The ongoing political tensions and sanctions that burden relations between Russia and Europe have created opportunities for African companies to enter the Russian market and fill the gap, Modern Diplomacy writes.
Rex Bowden, Managing Director at Zambia-based Catalyze – International Events, said in an interview after the 27th World Food Moscow exhibition that while EU states and Turkey have been banned from exporting some key food and beverage products to the Russian Federation, a number of African countries have identified this market opportunity. South Africa and Egypt, as examples, have had a constant growth in trade to Russia over the past five years, whereas that of other countries around the world have decreased dramatically, Bowden explained.
According to him, “Africa fresh produce is also growing due to massive international demand and there has been a steady growth in the output in Africa. All these factors point towards continued growth into Russia from African countries.”
The World Food Moscow exhibition has been acknowledged as the best platform for introducing new products to the Russian market. South Africa, Egypt, Tunisia, Morocco, Algeria, Nigeria, Kenya, Tanzania, and Rwanda are among African countries participating in this year’s exhibition.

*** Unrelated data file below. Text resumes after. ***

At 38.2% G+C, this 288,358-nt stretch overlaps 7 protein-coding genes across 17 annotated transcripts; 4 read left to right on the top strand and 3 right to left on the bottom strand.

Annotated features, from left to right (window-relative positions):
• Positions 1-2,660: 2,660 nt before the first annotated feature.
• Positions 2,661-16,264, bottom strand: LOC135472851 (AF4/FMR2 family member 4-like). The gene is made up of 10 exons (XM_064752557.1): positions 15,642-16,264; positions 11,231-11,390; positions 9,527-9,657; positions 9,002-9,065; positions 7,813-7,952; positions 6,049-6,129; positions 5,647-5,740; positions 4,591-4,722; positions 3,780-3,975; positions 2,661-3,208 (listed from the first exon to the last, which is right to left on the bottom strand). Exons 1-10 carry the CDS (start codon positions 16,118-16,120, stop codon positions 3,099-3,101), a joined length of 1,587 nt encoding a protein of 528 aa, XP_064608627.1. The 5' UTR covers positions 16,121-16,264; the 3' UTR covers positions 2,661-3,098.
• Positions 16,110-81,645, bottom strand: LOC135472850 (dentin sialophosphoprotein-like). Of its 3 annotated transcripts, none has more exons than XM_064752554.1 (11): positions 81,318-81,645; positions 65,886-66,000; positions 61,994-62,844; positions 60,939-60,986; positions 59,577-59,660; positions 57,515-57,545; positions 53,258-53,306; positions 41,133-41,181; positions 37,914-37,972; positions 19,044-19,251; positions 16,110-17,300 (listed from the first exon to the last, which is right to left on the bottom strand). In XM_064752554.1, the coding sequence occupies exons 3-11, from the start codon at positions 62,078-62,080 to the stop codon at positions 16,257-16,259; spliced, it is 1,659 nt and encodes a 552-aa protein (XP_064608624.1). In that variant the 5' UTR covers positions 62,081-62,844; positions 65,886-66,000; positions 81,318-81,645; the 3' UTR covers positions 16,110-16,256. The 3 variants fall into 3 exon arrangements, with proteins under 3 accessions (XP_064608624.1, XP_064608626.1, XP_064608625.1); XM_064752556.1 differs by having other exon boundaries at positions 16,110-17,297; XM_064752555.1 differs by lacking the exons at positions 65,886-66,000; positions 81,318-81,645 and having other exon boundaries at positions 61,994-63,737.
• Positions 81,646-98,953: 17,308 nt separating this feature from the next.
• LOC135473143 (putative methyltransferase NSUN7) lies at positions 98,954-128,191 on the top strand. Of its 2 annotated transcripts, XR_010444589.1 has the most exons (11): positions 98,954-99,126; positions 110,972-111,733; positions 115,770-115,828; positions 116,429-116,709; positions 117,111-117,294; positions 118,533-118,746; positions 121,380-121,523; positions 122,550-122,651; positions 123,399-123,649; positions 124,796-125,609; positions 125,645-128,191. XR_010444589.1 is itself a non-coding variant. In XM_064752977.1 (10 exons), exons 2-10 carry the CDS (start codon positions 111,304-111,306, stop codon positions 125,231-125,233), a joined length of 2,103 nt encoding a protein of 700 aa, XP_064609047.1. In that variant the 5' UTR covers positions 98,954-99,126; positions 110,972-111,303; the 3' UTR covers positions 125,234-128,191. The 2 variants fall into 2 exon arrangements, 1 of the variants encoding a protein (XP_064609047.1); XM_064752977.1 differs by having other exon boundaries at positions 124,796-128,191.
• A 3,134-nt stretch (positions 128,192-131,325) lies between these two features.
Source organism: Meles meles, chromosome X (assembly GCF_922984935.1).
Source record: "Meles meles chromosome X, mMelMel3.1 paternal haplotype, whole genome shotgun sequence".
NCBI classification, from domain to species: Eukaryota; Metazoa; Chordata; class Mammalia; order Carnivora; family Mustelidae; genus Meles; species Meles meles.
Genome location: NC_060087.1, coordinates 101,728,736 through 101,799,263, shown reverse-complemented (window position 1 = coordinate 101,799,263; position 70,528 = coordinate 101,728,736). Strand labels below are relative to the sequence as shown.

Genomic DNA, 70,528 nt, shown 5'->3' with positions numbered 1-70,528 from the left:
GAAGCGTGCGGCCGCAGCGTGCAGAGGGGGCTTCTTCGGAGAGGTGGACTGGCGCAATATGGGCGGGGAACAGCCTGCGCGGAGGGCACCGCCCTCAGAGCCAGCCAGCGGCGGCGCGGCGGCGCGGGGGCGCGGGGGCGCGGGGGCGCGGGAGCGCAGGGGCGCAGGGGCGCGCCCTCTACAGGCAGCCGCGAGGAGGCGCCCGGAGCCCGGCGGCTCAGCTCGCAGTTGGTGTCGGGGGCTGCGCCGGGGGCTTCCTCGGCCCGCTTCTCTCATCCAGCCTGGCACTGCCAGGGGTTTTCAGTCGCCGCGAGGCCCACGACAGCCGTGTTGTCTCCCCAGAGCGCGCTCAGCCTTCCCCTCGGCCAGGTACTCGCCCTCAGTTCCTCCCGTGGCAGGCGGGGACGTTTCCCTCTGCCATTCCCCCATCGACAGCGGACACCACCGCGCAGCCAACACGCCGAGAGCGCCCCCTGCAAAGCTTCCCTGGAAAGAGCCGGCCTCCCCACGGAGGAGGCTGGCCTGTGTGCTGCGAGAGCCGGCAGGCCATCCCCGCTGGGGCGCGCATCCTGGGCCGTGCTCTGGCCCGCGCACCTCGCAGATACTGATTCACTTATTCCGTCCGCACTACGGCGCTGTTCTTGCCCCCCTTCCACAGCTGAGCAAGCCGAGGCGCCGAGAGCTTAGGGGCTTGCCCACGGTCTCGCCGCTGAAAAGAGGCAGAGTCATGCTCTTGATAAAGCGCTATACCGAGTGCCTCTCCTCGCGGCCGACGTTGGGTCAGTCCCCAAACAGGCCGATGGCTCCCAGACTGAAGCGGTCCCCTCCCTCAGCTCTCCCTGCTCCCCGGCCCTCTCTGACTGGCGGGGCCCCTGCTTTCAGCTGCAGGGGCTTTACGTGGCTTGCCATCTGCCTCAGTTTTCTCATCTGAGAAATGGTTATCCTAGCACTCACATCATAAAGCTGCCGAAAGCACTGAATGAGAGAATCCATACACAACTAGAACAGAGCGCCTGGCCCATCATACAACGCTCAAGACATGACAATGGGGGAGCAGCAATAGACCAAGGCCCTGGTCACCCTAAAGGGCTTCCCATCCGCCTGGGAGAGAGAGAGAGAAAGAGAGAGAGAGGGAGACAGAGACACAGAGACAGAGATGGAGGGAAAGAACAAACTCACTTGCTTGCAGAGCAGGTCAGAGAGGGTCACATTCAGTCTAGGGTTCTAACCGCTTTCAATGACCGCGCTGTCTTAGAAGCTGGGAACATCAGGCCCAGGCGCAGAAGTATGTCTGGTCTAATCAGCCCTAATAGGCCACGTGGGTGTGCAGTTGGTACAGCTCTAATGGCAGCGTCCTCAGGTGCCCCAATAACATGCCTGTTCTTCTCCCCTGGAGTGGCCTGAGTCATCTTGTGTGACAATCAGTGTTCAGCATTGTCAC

These African countries have shown their preparedness to cooperate and are still looking at the possibility to boost exports of agricultural products, especially fruits and vegetables to the Russian food market to help fill in the gap after President Vladimir Putin slapped sanctions that severely limit food imports from those EU countries.
For example, Egypt exported $26.8 billion worth of goods globally. Food companies from the country have spotted a huge opportunity to get their products to the lucrative Russian market. In 2017, Egyptian exports to Russia increased by 30% according to the Russian Trade and Industry Ministry. The future looks great for Egyptian produce in the Russian food market.
“Russia has a huge and fantastic consumer base for agricultural products from Africa. Be it fresh tropical fruits and vegetables, or the processed ones, dried or canned. In fact, the African exporters have keen interest in the Russian market but face many challenges in getting their goods delivered to consumers in Russia,” says Rex Essenowo, Senior Executive of Asia-Africa Trade, a Moscow based business lobbying NGO.